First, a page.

2. Align the experience with your company values
An interview experience that aligns with company values is a proven way to win candidates’ hearts, whether they join your workforce or not. It is also one sure way to distinguish yourself from competitors.
Create positive experiences that reinforce company values in words and actions throughout the interview process as candidates interact with hiring managers and employees and tour the company’s space.
3. Create a hiring procedure and get everyone on board
Procedures help you understand the interview trajectory and its elements. First, outline your screening process to identify the most suitable candidates.
Then think about how you want the interview to go, including expectations and requirements. Afterward, align your hiring team with their responsibilities to help streamline the process.
4. Be honest and timely
Nothing crushes a candidate’s morale like waiting for an interview decision and recruiters being dishonest or vague about their performance. Therefore, you must be honest and prompt when sharing positive or negative feedback to improve your interview process.
If candidates perform well (even if you don’t hire them), let them know what you really think. And if they perform poorly, share the negative feedback for improvement instead of going MIA. Be honest about company policies to those you intend to hire so they can make their own decisions.
5. Improve communication with candidates
Effective communication is crucial to the interview process. Throughout the interview, inform candidates of their progress and other need-to-know details.
Establish solid communication via email, text messages, videoconferencing, and phone calls. Here are a few ideas to improve communication during the interview process:
- Practice active listening. Even if you have a set of questions prepared, remember that interviews are two-way conversations. Adapt your questions according to the candidate’s answers and do not interrupt them when they speak.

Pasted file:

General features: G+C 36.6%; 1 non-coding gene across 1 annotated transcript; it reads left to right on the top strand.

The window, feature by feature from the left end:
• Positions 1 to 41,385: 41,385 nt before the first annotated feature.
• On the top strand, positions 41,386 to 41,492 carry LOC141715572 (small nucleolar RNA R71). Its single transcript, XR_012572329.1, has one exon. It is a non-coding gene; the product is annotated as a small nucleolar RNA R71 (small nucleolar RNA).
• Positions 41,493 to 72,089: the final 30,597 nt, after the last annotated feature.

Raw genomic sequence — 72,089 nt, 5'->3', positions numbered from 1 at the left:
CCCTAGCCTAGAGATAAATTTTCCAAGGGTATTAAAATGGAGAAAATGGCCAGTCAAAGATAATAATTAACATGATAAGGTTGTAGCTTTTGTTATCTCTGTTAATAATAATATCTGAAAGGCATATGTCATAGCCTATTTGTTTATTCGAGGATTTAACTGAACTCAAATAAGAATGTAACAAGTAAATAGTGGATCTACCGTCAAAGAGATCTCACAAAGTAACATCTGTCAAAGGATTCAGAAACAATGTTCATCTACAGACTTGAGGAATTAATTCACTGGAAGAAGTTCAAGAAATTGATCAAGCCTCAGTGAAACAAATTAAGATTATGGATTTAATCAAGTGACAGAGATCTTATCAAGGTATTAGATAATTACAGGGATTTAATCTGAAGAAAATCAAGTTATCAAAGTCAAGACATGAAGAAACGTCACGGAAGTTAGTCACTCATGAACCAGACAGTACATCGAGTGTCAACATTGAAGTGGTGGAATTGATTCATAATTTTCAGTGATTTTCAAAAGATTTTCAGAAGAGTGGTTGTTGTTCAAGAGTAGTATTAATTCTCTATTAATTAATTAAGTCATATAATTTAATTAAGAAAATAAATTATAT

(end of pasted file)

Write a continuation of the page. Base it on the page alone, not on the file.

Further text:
- Follow up even if you’re not ready to move to the next step. Keep candidates interested by sending quick follow-ups to let them know about the status of their application. Let them know exactly where they stand in the hiring process and how many steps are left.
- Use text messages for quick interview updates. Texts are discreet and almost instantly read. Extend interview invitations, send interview reminders, or reschedule via SMS. You can also automatically send follow-up texts after every interview to make sure you are on the same page as your candidates.
Improving communication with candidates is also the best way to get feedback on your interview process.
The true business cost of poor interview experiences
Poor interview experiences make it difficult to hire the right people and undermine a company’s reputation. Job applicants also assess your company, so suitable candidates will immediately know if the interviewer is clueless or wasting their time.
20% of employees will leave a job they do not feel comfortable in within 45 days. As 74% of companies also report an average loss of $14,900 per bad hire, this can easily be avoided by streamlining your recruitment strategy to include job simulations.
Vervoe is an end-to-end solution that is proudly revolutionizing the hiring process. By empowering businesses to create assessments that are tailored to suit the specific requirements of a role, Vervoe predicts performance using job simulations that showcase the talent of every candidate.
To see people do the job before they get the job, book a demo today and let our experienced team run you through Vervoe’s full range of ready-made and tailored solutions.